Foreclosure rates are continuing to climb. Nevada, California, and Edison, NJ have posted the highest foreclosures, based on per capita and total, respectively. Other statistics show that in Detroit, there is one foreclosure for every 51 households.
Such a startling number is five times the national average. In times like these, many people resort to asking the obvious question: can I simply give my home back to the bank? Such a return is called a “Deed in Lieu of Foreclosure.” While it sounds like an excellent get-out-of-debt-free card, most banks have a tendency to say, “No give backs!”
If you do have equity in your house, it would be wise to list the property and go for the quick sale. Across the country, houses are being listed well below market price and many are not selling. Depending on your situation, you may have a “long winded” quick sale.
This is the case for a California couple who listed their home $100,000 below appraisal price. They then lowered it three times to $200,000 below appraisal. Six months later, they are still waiting for their first bite.
Before you say all of your farewells to the neighborhood, look into a “Deed in Lieu Foreclosure.” And though a lender will most likely decline if the property is worth less than what is owed, it’s worth a shot.
In terms of the technicalities, there must be a total consideration equal to or exceeding the fair market value of the property being returned to the lender when any settlement agreement is entered into to. Again, most lenders are not interested in a property that is worth less than what is owed-or if more is owed on the property than the actual fair market value of it.
A “Deed in Lieu of Foreclosure” can be slightly beneficial on a credit report, depending on your point of view. The status of the loan will be closed and the “deed” will be identified. Compared to the credit score torpedo of a foreclosure, a “Deed in Lieu of Foreclosure” is less damaging than a foreclosure to credit reports.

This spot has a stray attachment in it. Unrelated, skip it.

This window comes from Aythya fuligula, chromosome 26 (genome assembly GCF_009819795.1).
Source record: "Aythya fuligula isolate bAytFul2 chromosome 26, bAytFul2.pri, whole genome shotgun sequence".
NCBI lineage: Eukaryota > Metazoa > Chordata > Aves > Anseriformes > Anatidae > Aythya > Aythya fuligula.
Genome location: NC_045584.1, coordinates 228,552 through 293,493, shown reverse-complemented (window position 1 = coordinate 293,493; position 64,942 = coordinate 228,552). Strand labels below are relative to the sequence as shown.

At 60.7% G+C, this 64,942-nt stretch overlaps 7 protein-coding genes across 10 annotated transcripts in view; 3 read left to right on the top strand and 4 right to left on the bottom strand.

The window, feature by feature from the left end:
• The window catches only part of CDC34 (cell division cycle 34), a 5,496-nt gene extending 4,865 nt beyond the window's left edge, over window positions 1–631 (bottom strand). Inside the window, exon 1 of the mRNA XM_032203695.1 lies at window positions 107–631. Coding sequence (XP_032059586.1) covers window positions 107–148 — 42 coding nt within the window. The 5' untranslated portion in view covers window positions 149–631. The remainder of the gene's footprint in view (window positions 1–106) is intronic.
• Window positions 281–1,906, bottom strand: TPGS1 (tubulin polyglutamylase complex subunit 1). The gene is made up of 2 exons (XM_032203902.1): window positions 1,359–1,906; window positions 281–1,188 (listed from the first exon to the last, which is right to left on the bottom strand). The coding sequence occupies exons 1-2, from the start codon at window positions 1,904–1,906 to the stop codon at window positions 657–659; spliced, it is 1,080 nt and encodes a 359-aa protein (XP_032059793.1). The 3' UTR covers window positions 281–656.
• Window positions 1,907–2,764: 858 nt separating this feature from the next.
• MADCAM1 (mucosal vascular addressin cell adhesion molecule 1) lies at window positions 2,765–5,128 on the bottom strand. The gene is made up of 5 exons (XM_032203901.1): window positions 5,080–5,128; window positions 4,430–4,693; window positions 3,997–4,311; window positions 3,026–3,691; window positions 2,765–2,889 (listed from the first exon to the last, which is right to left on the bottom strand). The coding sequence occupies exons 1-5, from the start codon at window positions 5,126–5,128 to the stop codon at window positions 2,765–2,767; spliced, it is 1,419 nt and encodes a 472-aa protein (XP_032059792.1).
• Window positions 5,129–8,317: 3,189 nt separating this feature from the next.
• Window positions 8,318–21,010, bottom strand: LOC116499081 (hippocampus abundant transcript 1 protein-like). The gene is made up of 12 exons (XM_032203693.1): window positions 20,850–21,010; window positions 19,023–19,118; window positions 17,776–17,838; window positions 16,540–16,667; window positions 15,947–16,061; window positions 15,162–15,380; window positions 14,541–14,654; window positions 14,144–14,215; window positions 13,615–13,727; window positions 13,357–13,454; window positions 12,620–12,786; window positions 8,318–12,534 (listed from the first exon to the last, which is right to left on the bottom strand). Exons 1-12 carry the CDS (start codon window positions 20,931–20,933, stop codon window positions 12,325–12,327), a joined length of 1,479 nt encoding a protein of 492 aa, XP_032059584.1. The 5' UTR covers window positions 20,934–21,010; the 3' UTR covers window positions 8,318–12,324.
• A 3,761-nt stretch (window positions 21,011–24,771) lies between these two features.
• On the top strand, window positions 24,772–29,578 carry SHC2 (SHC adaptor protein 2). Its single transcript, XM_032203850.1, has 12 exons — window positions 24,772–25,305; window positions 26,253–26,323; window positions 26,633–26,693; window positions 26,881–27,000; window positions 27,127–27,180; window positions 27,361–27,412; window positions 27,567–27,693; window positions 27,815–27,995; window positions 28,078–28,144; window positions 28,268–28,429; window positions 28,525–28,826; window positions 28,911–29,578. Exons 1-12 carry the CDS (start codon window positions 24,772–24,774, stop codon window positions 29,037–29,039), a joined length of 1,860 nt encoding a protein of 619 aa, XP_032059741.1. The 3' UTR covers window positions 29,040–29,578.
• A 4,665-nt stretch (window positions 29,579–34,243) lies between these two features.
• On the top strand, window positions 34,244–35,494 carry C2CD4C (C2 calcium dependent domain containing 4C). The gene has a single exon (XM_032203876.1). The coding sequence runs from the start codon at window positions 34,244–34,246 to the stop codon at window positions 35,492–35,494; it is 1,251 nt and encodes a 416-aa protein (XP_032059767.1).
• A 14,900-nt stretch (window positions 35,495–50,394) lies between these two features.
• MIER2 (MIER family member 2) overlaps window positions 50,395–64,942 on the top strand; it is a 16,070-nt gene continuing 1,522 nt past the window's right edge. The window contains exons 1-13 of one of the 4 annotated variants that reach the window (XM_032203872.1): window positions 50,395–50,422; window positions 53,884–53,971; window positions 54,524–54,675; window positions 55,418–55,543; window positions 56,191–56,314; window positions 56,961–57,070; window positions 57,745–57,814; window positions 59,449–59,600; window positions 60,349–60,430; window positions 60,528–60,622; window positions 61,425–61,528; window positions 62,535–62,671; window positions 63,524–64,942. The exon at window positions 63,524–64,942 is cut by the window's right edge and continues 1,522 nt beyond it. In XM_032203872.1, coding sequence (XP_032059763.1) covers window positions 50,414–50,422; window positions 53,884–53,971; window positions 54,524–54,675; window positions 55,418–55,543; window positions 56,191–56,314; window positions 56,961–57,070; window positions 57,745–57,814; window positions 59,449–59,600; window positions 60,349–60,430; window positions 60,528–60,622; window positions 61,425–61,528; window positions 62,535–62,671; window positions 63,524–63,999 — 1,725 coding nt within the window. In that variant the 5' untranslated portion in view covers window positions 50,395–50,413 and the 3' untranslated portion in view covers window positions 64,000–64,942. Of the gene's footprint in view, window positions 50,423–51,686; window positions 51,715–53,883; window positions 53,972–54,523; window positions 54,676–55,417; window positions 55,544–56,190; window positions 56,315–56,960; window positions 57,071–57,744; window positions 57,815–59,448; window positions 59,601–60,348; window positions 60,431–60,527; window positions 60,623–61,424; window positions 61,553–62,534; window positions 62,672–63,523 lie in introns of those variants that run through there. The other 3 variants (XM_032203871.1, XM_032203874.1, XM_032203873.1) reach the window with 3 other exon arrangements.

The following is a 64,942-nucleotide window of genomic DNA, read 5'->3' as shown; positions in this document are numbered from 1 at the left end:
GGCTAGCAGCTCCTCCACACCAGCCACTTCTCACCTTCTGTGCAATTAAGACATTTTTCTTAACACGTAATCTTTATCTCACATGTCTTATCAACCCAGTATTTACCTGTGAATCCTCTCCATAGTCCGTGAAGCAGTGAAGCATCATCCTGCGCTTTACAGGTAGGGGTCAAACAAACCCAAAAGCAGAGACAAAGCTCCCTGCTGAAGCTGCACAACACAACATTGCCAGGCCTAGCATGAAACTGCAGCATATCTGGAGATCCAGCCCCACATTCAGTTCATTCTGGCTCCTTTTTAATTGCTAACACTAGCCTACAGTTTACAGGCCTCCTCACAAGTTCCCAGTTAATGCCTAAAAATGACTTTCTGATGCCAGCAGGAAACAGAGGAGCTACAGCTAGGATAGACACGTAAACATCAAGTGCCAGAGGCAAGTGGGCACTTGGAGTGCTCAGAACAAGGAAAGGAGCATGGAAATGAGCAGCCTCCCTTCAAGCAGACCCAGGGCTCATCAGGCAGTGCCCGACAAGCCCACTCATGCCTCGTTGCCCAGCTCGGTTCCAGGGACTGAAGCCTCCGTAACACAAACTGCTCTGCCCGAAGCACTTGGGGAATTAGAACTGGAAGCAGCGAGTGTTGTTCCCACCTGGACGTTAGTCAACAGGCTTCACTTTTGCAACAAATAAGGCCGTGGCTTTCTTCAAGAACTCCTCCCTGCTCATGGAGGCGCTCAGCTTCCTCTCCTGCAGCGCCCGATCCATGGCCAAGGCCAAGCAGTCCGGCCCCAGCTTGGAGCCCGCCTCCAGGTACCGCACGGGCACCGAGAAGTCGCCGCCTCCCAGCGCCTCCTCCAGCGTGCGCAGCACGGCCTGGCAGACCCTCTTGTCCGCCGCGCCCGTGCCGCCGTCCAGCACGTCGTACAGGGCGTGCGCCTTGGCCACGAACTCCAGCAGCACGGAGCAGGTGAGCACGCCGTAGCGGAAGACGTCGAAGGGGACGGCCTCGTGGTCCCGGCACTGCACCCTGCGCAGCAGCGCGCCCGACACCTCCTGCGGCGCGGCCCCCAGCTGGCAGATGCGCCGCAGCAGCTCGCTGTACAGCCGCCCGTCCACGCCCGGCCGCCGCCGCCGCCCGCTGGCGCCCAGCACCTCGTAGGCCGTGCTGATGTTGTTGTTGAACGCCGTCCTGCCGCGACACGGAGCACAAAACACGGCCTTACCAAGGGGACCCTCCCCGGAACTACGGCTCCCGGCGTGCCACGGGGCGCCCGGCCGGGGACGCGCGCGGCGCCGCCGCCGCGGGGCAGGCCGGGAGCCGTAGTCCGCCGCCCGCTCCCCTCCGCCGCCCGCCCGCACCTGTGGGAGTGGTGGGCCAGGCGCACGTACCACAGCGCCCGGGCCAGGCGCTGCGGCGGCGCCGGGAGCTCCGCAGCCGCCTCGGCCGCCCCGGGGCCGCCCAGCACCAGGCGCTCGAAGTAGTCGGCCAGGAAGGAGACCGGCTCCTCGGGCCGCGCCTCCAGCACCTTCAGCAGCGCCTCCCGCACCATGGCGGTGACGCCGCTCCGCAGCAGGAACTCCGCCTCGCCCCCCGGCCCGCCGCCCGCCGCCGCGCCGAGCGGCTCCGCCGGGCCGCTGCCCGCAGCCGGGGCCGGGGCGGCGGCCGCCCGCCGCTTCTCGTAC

One major upside to the whole process is that it will be over sooner than later. It will be done and dealt with and the foreclosure will be behind you. Your credit report will have fewer late payments listed. With all of this in mind, it will easier for you to bounce back from this trying experience.
If a foreclosure is all but inevitable, giving the house back to the bank is an idea that should definitely be considered. The house is practically out of your hands anyways; why not place yourself in a better position to recover emotionally and financially. The idea is to make the damage as minimal as possible.
Two Advantages Are:
1)You are released from some, if not all, of the debt of your defaulted loan.
2)You avoid the public scrutiny involving newspaper listings, legal notices posted on your front door for all to see, an intimidating court appearance and a formal sheriff eviction.
The Down Side Of Foreclosure
Giving your house back to the bank to effectively stop the foreclosure process is a means to an unfortunate end.
1099C Cancellation of Debt
Here is some fine print for you. If you borrow money from a lender for a home and you give that home back as a “Deed in lieu of a Foreclosure,” the lender may cancel some or all of your debt. If that occurs, you may have to claim that amount as income for tax purposes.
When you initially borrowed the money from the lender, you were obligated to claim the given amount as income because you agreed to pay that amount back.
However, you are no longer contractually bound to repay the amount and the original loan sum is reportable as you are no longer making payments. The lender is also obligated to report the forgiven loan amount to both you and the IRS in what is called a 1099C form, or a Cancellation of Debt.
Here’s a straightforward illustration of a situation involving a 1099C. You borrow $15,000 from a lender and you default after paying $5,000. If your lender cannot collect the remaining $10,000 from you and it is cancelled, it becomes your taxable income.
There is an exception to every rule. Cancellation of debt income is not always taxable.
Debts forgiven due to bankruptcy are not considered taxable income to the financial circumstances.
Also, you cannot deduct the loss if from the foreclosure or sale or sale of your property you lose money.
A “Deed in Lieu of Foreclosure” will not save your home but it will help you move on and rebuild your life. It’s not the end of the world; rather, it’s both an end and a new beginning. And the “deed” is less damaging than a foreclosure to your credit report.